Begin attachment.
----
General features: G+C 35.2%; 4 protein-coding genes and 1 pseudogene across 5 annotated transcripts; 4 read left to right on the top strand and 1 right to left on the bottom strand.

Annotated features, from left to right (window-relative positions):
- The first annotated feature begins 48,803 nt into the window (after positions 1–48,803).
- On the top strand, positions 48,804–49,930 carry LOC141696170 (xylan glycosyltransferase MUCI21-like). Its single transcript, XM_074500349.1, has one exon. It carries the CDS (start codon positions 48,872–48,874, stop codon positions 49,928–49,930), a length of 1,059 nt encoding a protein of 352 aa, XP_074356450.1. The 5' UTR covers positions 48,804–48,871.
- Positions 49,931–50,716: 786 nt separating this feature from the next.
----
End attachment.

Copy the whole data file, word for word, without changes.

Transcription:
General features: G+C 35.2%; 4 protein-coding genes and 1 pseudogene across 5 annotated transcripts; 4 read left to right on the top strand and 1 right to left on the bottom strand.

Annotated features, from left to right (window-relative positions):
- The first annotated feature begins 48,803 nt into the window (after positions 1–48,803).
- On the top strand, positions 48,804–49,930 carry LOC141696170 (xylan glycosyltransferase MUCI21-like). Its single transcript, XM_074500349.1, has one exon. It carries the CDS (start codon positions 48,872–48,874, stop codon positions 49,928–49,930), a length of 1,059 nt encoding a protein of 352 aa, XP_074356450.1. The 5' UTR covers positions 48,804–48,871.
- Positions 49,931–50,716: 786 nt separating this feature from the next.